No re­ports of Tai­wanese deaths in main­land tragedy

Tai­wan of­fers help, calls for re­spect of Tai­wanese re­porters

The China Post - - FRONT PAGE - BY YUAN-MING CHIAO

One Tai­wanese fac­tory man­ager was in­jured in Wed­nes­day night’s mas­sive blasts that struck main­land China’s north­ern port city of Tian­jin, and nu­mer­ous fac­to­ries were dam­aged, main­land China’s Tai­wan Af­fairs Of­fice ( TAO) con­firmed yesterday.

Tai­wan’s Cab­i­net-level Main­land Af­fairs Coun­cil (MAC) said it was “pay­ing close at­ten­tion” to the de­vel­op­ments, ex­press­ing sym­pa­thy to the vic­tims and of­fer­ing to pro­vide as­sis­tance if needed.

TAO spokes­woman Fan Liqing ( ) stated that a Tai­wanese fac­tory man­ager, sur­named Wu, suf­fered mi­nor in­juries. A Cheng Loong Corp. ( ) spokesper­son said that the in­jured man­ager has since tele­phoned to re­port that he is out of dan­ger and that his in­juries were due to mi­nor skin lac­er­a­tions from bro­ken glass due to the ex­plo­sions.

Fan added that ap­prox­i­mately 20 Tai­wanese- in­vested fac­to­ries suf­fered dam­age, in­clud­ing a col­lapsed work­ers’ dor­mi­tory of Daer­tai Corp. ( ) and dam­aged fac­tory sup­ply lines of Tingyi Hold­ing Corp. (

) . Other dam­age re­ported to Tai­wanese- op­er­ated prop­er­ties in­cluded bro­ken glass.

Mul­ti­ple blasts late Wed­nes­day night were linked to a ware­house stor­ing volatile ma­te­ri­als, pro­duc­ing tremors that reg­is­tered on earth­quake sen­sors, flat­ten­ing prop­erty, torch­ing cars and leav­ing scores dead and in­jured. As of press time, of­fi­cial Chi­nese re­ports put the cur­rent num­ber of dead at 50 with over 500 in­jured.

Mean­while, Tai­wanese as well as in­ter­na­tional media rep- re­sen­ta­tives were sur­rounded by a group of po­lice­men.

Public Se­cu­rity Ag­gres­sive To­ward Tai­wanese Re­porter

A Tai­wanese jour­nal­ist tak­ing pho­to­graphs in the fall­out area in Tian­jin was re­port­edly sur­rounded by public se­cu­rity per­son­nel who pro­ceeded to re­move and con­fis­cate the data stor­age card from his dig­i­tal cam­era.

Ac­cord­ing to the re­porter, the men were about to take him into cus­tody but stopped when he pre­sented his Tai­wanese com­pa­tri­ots per­mit ( ).

De­mand­ing to have his data card re­turned, se­cu­rity per­son­nel ap­par­ently told him to “beg on his knees.”

In re­sponse to in­quiries from the Tai­wanese media, TAO spokesman Ma Xiaoguang said that it is likely the po­lice­man who took away the mem­ory card was un­der a great deal of pres­sure at the time, and he does not rep­re­sent all po­lice­men and Chi­nese author­i­ties.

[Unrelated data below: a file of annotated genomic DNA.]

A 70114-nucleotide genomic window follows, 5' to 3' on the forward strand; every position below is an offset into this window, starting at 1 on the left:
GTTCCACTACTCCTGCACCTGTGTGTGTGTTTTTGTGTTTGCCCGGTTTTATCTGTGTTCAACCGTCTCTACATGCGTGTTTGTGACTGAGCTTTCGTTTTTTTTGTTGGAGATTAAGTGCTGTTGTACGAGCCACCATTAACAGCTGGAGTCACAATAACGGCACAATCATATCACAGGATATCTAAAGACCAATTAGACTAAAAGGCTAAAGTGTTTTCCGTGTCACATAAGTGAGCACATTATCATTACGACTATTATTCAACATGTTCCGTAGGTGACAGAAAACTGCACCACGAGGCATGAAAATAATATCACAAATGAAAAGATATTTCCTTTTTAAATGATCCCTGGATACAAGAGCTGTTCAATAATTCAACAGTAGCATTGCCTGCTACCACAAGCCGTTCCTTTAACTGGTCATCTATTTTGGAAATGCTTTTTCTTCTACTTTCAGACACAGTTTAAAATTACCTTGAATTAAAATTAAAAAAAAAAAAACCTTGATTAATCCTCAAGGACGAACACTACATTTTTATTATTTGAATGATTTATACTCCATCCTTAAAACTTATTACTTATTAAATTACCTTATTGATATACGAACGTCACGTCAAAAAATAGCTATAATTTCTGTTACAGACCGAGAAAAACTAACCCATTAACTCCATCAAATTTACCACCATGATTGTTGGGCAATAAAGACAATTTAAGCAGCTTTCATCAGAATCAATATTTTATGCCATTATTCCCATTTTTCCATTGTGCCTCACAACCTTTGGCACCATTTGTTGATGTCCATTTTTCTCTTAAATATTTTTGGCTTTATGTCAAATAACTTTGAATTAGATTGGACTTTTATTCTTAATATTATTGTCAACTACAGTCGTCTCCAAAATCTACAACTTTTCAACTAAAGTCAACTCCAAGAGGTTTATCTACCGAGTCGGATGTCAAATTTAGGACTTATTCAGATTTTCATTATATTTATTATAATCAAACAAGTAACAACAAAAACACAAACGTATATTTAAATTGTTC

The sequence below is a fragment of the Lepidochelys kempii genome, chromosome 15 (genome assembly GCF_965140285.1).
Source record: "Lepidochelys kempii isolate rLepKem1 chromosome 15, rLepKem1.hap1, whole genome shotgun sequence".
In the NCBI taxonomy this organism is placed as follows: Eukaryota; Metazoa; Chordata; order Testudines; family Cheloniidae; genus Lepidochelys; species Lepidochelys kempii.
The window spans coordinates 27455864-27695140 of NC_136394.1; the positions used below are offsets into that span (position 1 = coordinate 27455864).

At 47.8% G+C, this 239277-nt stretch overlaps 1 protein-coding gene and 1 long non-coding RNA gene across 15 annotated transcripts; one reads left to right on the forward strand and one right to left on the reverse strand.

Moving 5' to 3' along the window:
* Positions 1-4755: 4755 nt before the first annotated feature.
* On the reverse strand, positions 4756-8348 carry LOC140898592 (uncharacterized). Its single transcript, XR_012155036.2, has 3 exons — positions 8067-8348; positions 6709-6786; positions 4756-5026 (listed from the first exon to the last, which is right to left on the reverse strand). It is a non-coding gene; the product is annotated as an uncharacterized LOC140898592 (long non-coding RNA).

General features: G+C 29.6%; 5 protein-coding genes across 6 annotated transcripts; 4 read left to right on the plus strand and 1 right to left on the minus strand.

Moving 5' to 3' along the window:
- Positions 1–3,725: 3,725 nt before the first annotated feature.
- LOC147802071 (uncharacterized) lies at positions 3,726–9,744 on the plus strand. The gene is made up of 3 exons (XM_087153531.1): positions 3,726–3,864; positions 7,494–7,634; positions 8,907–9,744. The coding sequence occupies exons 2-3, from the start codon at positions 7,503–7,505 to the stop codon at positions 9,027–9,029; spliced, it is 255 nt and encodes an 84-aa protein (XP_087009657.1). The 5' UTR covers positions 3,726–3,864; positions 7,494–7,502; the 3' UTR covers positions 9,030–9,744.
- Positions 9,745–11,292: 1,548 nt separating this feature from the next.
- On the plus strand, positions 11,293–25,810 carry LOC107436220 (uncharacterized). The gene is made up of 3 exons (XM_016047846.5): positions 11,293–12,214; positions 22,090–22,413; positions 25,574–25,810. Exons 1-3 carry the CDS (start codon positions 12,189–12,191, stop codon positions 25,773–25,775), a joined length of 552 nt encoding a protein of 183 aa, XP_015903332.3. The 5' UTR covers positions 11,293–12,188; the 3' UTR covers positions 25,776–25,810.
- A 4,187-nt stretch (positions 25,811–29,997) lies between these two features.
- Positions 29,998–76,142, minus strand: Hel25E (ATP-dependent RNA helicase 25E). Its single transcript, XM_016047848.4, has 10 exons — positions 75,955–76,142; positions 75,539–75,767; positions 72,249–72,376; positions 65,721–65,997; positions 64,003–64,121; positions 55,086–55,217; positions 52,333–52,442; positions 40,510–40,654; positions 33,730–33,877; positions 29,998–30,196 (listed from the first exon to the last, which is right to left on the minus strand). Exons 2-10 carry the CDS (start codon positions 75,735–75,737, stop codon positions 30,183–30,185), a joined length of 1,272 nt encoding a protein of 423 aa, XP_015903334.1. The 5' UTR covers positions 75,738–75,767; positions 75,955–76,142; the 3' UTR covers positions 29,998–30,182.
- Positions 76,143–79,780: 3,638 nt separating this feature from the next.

The TAO spokes­woman Fan said that its of­fices were work­ing with Tai­wanese rep­re­sen­ta­tives in the city to re­solve the mat­ter, while urg­ing that Tai­wanese media “should avoid dras­tic moves.”

She later said that the of­fi­cer who con­fis­cated the data stor­age card may have been “un­der ex­treme pres­sure” due to the ex­plo­sion, and that his ac­tions were not rep­re­sen­ta­tive of all of main­land China’s po­lice or gov­ern­ment of­fi­cials.

MAC Deputy Min­is­ter Wu Mei- hung ( ) urged China to re­spect jour­nal­is­tic free­dom and en­sure the per­sonal safety of Tai­wanese re­porters op­er­at­ing in the area.

Both the MAC and the Straits Ex­change Foun­da­tion ( SEF) have ex­pressed con­cern and of­fered help to Chi­nese au­thori- ties in the wake of the se­ries of deadly ex­plo­sions.

MAC and SEF Of­fer As­sis­tance, DPP Ex­tends

Con­do­lences

Deputy Min­is­ter Wu said the Min­istry of Eco­nomic Af­fairs has also con­tacted the Tai­wanese busi­ness­peo­ple’s as­so­ci­a­tion in Tian­jin to learn more about the sit­u­a­tion there.

She added that the Chi­nese side had re­ceived the MAC’s state­ments of sym­pa­thy but they have not in­di­cated any re­quests for as­sis­tance in the dis­as­ter area.

Tai­wan’s op­po­si­tion Demo­cratic Pro­gres­sive Party ( DPP) on Thurs­day also ex­tended con­do­lences to the fam­i­lies of those killed in the ex­plo­sion.

The DPP, mean­while, ex­pects that the Tai­wan gov­ern­ment will be fully in­formed about the safety of Tai­wanese busi­ness­peo­ple in China, said the party’s spokesman Wang Min- sheng,

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